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How Paul Manafort is connected to the Trump, Russia investigation

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Paul Manafort, President Trump’s former campaign chairman, has been hit with new charges. 

Special Counsel Robert Mueller filed a 32-count indictment Thursday against Manafort and former aide Rick Gates with fresh charges of tax evasion and bank fraud. 

Prosecutors claim Manafort and Gates doctored documents to inflate the income of their businesses and then used those fraudulent documents to obtain loans. They also accuse Manafort of evading taxes from 2010 through 2014 and, in some of those years, of concealing his foreign bank accounts.

Former Trump campaign manager Paul Manafort, one focus of special counsel Robert Mueller's investigation into alleged Russian meddling in the 2016 U.S. presidential election, hides behind his car visor as he leaves his home in Alexandria, Virginia, U.S. October 30, 2017. REUTERS/Jonathan Ernst - RC1F89D175A0

Former Trump campaign chairman Paul Manafort, one focus of Special Counsel Robert Mueller’s investigation into alleged Russian meddling in the 2016 presidential election, hides behind a car visor as he leaves his home in Alexandria, Va., after being asked to surrender to federal authorities.

 (Reuters/Jonathan Ernst)

The charges against Manafort and Gates don’t relate to any allegations of misconduct related to Trump’s campaign.

The two men were initially charged in a 12-count indictment last October that accused them of a multimillion-dollar money-laundering conspiracy tied to their foreign lobbying work. Manafort and Gates pleaded not guilty to the initial charges.

The additional charges involve much of the same conduct Manafort and Gates were initially charged with, but increase the amount of money Manafort is accused of laundering through offshore accounts to $30 million.

Manafort has been the subject of a longstanding investigation over his dealings in Ukraine several years ago – for which he didn’t file as a foreign agent until June 2017. But Mueller has incorporated that investigation into his own probe into Russia’s meddling in the 2016 election and possible collusion with Trump associates.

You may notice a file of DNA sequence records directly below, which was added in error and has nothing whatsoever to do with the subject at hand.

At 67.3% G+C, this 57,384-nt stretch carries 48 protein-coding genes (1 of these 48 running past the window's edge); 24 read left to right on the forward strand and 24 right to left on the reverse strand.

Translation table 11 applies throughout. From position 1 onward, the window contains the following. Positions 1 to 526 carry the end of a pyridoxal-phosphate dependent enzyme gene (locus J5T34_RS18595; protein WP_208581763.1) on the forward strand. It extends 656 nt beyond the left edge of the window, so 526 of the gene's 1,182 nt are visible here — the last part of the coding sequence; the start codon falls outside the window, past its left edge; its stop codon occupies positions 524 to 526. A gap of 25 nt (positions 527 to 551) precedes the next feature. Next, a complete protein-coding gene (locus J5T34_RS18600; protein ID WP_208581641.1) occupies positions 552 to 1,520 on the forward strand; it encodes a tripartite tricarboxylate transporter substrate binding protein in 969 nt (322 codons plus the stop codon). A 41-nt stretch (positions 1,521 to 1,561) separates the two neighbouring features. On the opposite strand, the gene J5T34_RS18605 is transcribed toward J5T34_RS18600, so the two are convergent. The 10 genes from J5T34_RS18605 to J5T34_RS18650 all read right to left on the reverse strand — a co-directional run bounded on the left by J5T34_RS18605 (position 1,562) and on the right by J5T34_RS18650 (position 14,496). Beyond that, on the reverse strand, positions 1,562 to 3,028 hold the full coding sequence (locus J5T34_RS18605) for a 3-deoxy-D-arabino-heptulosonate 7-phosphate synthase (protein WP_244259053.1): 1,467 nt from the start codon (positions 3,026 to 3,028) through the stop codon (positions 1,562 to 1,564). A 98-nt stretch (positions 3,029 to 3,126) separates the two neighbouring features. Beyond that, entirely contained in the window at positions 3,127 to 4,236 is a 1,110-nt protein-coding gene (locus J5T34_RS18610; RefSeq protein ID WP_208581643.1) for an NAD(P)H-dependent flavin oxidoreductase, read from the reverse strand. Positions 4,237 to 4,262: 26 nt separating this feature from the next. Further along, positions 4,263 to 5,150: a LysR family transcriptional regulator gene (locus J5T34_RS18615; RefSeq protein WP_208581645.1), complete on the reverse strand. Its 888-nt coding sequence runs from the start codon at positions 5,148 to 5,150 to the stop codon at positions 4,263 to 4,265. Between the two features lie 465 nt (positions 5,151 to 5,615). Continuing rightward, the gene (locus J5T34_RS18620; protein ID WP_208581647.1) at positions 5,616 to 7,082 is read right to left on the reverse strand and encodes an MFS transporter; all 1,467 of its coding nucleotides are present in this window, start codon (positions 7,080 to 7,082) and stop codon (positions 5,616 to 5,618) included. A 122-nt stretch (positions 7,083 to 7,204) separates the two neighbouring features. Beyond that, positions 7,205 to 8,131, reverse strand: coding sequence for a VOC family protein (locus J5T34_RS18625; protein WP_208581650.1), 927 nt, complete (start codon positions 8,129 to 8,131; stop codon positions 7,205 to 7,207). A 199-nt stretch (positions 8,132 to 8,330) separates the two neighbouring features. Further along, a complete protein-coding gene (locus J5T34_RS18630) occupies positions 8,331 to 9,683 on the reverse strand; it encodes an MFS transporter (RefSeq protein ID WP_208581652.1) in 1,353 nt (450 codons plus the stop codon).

What kind of foreign work did Manafort do?

A GOP operative who worked for former Presidents Ronald Reagan and George H.W. Bush, Manafort reportedly began his work in Republican politics in the 1970s.

Eventually, Manafort was hired by controversial former Ukrainian President Viktor Yanukovych, a pro-Russia politician who was ousted from power twice. After Yanukovych was elected president in 2010, Manafort reportedly stayed on as an adviser and worked with other projects in Eastern Europe, including the Party of Regions political party.

Manafort also worked for Russian billionaire Oleg Deripaska. In 2005, Manafort allegedly came up with a plan to influence U.S. politics, business dealings and the media in order to “greatly benefit the Putin Government,” according to The Associated Press.

TRUMP AND THE RUSSIA INVESTIGATION: WHAT TO KNOW

Deripaska, 49, is a close Vladimir Putin ally and signed a $10 million annual contract with Manafort in 2006. They maintained a business relationship until at least 2009, The Associated Press reported.

Financial records obtained by The New York Times indicated that Manafort was in debt to pro-Russian interests by up to $17 million prior to joining Trump’s campaign.

He also took at least 18 trips to Moscow and frequently talked to Putin allies for about 10 years, McClatchy reported. He also traveled to Kiev at least 19 times in 20 months after the February 2014 removal of Ukraine’s pro-Russia leader.

How was Manafort involved with Trump’s campaign?

Manafort joined then-presidential candidate Donald Trump’s campaign in March 2016 to help wrangle delegates ahead of the Republican National Convention in Ohio, something he successfully did for former President Gerald Ford.

Just two months later, Manafort became campaign chairman. 

Manafort’s resignation from the campaign was announced on August 19, 2016, after the New York Times reported that he received $12.7 million in undisclosed cash payments from Yanukovych’s pro-Russian party between 2007 and 2012.

MANAFORT FACES NEW MONEY LAUNDERING PROBE

Along with Donald Trump Jr., Trump’s elder son, Manafort met with Russian lawyer Natalia Veselnitskaya in June 2016. She reportedly was said to have damaging information on Trump’s campaign rival, Hillary Clinton, which was “part of Russia and its government’s support for Mr. Trump.”

What has the White House said?

Manafort’s alleged actions took place before he joined the Trump campaign, the president said on Twitter.

White House press secretary Sarah Sanders also downplayed Manafort’s involvement with the campaign in a press briefing. 

Could he help investigators discover if Trump associates colluded with Russia?

Mueller took over the criminal investigation into Manafort’s financial dealings as he looks into whether the Trump campaign colluded with Russia to win the White House.

Manafort has turned over documents to congressional committees investigating election interference. Judiciary committee leaders have been in talks with Manafort regarding private interviews.

Manafort’s house was raided last summer by FBI investigators, and he was reportedly wiretapped by investigators – before and after the election.

A secret Foreign Intelligence Surveillance Act court order authorized the wiretapping of Manafort in 2014. It was discontinued in 2016, but investigators obtained another warrant that lasted until early 2017, CNN reported.

Fox News’ Samuel Chamberlain, Jake Gibson and The Associated Press contributed to this report. 

Kaitlyn Schallhorn is a Reporter for Fox News. Follow her on Twitter @K_Schallhorn.



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